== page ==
Also included is extensive documentation of the grant requests and renewals which started and continued these projects. A grant awarded to Dr. Harriet Green-Kopp along with her husband Dr. George Kopp and her research associate Dr. Ralph K. Potter in 1963: research grant #RD-526, partially funded by the Federal Office of Health Education and Welfare. With this funding, Dr. Green-Kopp and her partners conducted an evaluation of the usefulness of the visible speech cathode ray tube translator as a supplement to the oral method of teaching speech to deaf and severely deafened children at the Wayne State University Speech and Hearing Clinic. Documents pertaining to grant# RD-526 include a progress report (Box 3, File 30), and a draft of the grant's final report (Box 4, Files 1-2). This research was consolidated in what eventually became the book Visible Speech for the Deaf (Kopp, George and Harriet Kopp. Detroit: Wayne State University Hearing and Speech Association, 1963)
This collection also contains documents pertaining to Dr. Harriet Green-Kopp's education and certifications. Examples include her diploma from Brooklyn College, issued June 1, 1937 (Box 1, File 3), her thesis completed as part of the requirements for her Master of Arts degree from Brooklyn College, issued in 1940, entitled "A Study of the Speech of 411 Acoustically Handicapped Children in the New York City Public Schools" (Box 1, File 4), as well as the doctoral dissertation she completed in order to receive her PhD from Teacher's College, Columbia University in 1963 entitled "Eye Movements in Reading as Related to Speech Dysfunction in Male Stutterers" (Box 3, File 33).
The collection provides documents such as course syllabi
that represent Dr. Green-Kopp's transition into a long career in teaching
where she began to educate students of her own. These include a lecture
and seminar notes from 1957-1966 (Box 3, File 26), information on
her career at the Detroit Day School for the Deaf (Box 3, File 32),
the report she wrote to the Detroit Board of Education regarding the
Day School for the Deaf (Box 4, File 5), and her retirement papers
from the Detroit Day School for the Deaf (Box 5, File 8).
The Green-Kopp collection houses 215 images, 60 lantern slides, 30 35MM slides, and 5 blueprints. This portion of the collection offers a vast array of images including many of Dr. Kopp herself, her associates at Bell Laboratories, her subsequent work, and many of the equipment she worked with as well as the procedures she developed throughout her career. Particularly interesting are the detailed blueprints of the sound spectrograph itself, offering an intricate portrayal of the inner workings of this fascinating piece of technology.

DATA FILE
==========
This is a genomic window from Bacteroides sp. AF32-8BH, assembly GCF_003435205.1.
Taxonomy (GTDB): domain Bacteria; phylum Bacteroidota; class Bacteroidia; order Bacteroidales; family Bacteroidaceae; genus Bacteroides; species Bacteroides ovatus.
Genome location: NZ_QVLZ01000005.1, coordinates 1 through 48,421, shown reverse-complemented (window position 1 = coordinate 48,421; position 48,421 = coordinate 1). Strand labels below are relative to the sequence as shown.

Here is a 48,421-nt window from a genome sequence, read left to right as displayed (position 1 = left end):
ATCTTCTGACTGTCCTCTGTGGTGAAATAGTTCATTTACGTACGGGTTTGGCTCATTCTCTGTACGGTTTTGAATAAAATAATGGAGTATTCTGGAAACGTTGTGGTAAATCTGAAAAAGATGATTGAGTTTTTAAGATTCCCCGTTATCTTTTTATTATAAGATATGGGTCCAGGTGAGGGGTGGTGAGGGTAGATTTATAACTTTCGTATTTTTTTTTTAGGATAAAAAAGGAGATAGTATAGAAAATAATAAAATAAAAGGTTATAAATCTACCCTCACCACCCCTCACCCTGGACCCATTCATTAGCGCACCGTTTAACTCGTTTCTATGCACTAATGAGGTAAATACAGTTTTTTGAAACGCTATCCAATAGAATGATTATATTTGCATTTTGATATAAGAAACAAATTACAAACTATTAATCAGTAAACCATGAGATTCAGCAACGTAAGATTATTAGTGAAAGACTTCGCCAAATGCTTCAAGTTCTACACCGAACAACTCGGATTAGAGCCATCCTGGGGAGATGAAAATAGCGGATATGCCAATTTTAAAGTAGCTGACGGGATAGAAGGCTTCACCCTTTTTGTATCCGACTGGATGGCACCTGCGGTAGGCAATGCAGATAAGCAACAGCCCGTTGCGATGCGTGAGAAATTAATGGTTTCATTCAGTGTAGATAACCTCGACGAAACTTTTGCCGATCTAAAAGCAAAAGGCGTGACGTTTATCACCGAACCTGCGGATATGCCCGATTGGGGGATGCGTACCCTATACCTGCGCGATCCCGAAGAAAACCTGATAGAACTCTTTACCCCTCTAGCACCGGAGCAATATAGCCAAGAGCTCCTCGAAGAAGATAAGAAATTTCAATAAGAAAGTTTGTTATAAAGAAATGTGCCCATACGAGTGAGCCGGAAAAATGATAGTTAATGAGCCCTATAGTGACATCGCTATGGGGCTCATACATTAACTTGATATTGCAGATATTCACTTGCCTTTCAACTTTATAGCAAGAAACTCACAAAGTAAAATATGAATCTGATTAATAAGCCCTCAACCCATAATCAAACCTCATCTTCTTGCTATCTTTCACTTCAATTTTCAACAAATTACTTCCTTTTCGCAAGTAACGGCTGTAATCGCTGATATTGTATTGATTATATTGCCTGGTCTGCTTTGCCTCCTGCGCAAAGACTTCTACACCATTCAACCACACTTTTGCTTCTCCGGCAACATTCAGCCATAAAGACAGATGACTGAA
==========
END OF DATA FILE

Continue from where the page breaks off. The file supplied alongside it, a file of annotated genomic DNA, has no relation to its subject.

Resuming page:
Besides the documents of her professional work, the Green-Kopp collection also includes documents which reveal aspects of Dr. Harriet Green-Kopp's life outside of her career, including examples of her personal correspondence with friends and co-workers.
Potter, R.K., G.A.Kopp, and Harriet C. Green. Visible Speech. New
York: D. Van Nostrand, 1947, 4.
June 3, 2008
June 25, 2008 ABSTRACT:
Bell engineers built a sound spectrograph in support of cryptanalysis during World War II. This technology for the graphic inscription of sound waves was the first to adequately portray the harmonics contained within speech.
Spectrograms revealed the coding of telephone speech: temporal inversion, time-division scrambling, masking with noise, or the shuffling of frequency bands. From the outset, the spectrograph was also intended to support deaf oral education and visual telephony.
After the war, the sound spectrograph (or sonograph) was adopted by communication ecology, linguistics, cardiology, and the field of audio editing. At Bell Labs, spectrograms became tools for research into the physical and statistical characteristics of spoken English. John Pierce, engineer and science fiction author, named this technology as one of the "most contributive" influences on information theory; it helped bring probability theory to the problem of efficient encoding.
This talk focuses on the work of Harriet Green, who was hired in 1943 to co-coordinate the Visual Telephony aspect of the project--and who was the only woman on the technical staff at the time. With the assistance of the American Institute of Physics, I was able to interview Green and bring her manuscripts to the NMAH last year. These include: laboratory notebooks, spectrograms, and slides; formerly classified reports on voiceprint identification; proposals for automatic speech recognition and visual telephony; materials related to Edgar Bloom, a deaf engineer hired to assist with the project.